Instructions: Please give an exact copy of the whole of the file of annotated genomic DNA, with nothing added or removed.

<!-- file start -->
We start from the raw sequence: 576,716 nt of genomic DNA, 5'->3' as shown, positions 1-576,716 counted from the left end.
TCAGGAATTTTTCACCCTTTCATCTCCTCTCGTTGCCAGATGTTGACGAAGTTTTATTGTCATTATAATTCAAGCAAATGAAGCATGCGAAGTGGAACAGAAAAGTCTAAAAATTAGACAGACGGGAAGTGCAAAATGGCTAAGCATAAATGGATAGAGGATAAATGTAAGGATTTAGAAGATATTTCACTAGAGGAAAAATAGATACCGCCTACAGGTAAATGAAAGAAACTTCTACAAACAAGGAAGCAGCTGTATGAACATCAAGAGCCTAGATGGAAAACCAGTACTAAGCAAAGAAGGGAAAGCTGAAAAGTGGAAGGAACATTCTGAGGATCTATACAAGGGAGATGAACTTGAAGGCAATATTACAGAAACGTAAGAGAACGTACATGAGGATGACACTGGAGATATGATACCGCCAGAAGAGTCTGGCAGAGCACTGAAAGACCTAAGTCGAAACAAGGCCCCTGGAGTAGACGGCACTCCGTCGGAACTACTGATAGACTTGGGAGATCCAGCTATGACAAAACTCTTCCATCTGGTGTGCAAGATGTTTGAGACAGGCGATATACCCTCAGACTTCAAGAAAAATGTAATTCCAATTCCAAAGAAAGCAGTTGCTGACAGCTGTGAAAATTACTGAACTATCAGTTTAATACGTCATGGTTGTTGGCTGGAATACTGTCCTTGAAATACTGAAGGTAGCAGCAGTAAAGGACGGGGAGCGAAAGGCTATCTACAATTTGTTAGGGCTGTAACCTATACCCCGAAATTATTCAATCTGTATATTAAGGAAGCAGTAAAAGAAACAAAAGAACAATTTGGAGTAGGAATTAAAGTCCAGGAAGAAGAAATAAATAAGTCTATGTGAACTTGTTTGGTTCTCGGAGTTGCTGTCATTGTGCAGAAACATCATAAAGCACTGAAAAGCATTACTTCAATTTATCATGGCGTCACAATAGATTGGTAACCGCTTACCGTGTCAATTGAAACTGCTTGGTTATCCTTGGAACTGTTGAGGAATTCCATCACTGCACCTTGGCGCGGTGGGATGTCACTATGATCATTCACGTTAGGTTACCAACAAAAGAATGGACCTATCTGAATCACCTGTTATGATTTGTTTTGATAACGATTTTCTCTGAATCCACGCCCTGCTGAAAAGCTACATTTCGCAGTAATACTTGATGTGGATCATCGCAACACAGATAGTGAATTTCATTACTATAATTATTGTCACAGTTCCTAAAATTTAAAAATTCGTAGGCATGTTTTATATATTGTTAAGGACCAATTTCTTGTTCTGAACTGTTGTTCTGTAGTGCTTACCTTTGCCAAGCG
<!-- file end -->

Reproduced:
We start from the raw sequence: 576,716 nt of genomic DNA, 5'->3' as shown, positions 1-576,716 counted from the left end.
TCAGGAATTTTTCACCCTTTCATCTCCTCTCGTTGCCAGATGTTGACGAAGTTTTATTGTCATTATAATTCAAGCAAATGAAGCATGCGAAGTGGAACAGAAAAGTCTAAAAATTAGACAGACGGGAAGTGCAAAATGGCTAAGCATAAATGGATAGAGGATAAATGTAAGGATTTAGAAGATATTTCACTAGAGGAAAAATAGATACCGCCTACAGGTAAATGAAAGAAACTTCTACAAACAAGGAAGCAGCTGTATGAACATCAAGAGCCTAGATGGAAAACCAGTACTAAGCAAAGAAGGGAAAGCTGAAAAGTGGAAGGAACATTCTGAGGATCTATACAAGGGAGATGAACTTGAAGGCAATATTACAGAAACGTAAGAGAACGTACATGAGGATGACACTGGAGATATGATACCGCCAGAAGAGTCTGGCAGAGCACTGAAAGACCTAAGTCGAAACAAGGCCCCTGGAGTAGACGGCACTCCGTCGGAACTACTGATAGACTTGGGAGATCCAGCTATGACAAAACTCTTCCATCTGGTGTGCAAGATGTTTGAGACAGGCGATATACCCTCAGACTTCAAGAAAAATGTAATTCCAATTCCAAAGAAAGCAGTTGCTGACAGCTGTGAAAATTACTGAACTATCAGTTTAATACGTCATGGTTGTTGGCTGGAATACTGTCCTTGAAATACTGAAGGTAGCAGCAGTAAAGGACGGGGAGCGAAAGGCTATCTACAATTTGTTAGGGCTGTAACCTATACCCCGAAATTATTCAATCTGTATATTAAGGAAGCAGTAAAAGAAACAAAAGAACAATTTGGAGTAGGAATTAAAGTCCAGGAAGAAGAAATAAATAAGTCTATGTGAACTTGTTTGGTTCTCGGAGTTGCTGTCATTGTGCAGAAACATCATAAAGCACTGAAAAGCATTACTTCAATTTATCATGGCGTCACAATAGATTGGTAACCGCTTACCGTGTCAATTGAAACTGCTTGGTTATCCTTGGAACTGTTGAGGAATTCCATCACTGCACCTTGGCGCGGTGGGATGTCACTATGATCATTCACGTTAGGTTACCAACAAAAGAATGGACCTATCTGAATCACCTGTTATGATTTGTTTTGATAACGATTTTCTCTGAATCCACGCCCTGCTGAAAAGCTACATTTCGCAGTAATACTTGATGTGGATCATCGCAACACAGATAGTGAATTTCATTACTATAATTATTGTCACAGTTCCTAAAATTTAAAAATTCGTAGGCATGTTTTATATATTGTTAAGGACCAATTTCTTGTTCTGAACTGTTGTTCTGTAGTGCTTACCTTTGCCAAGCG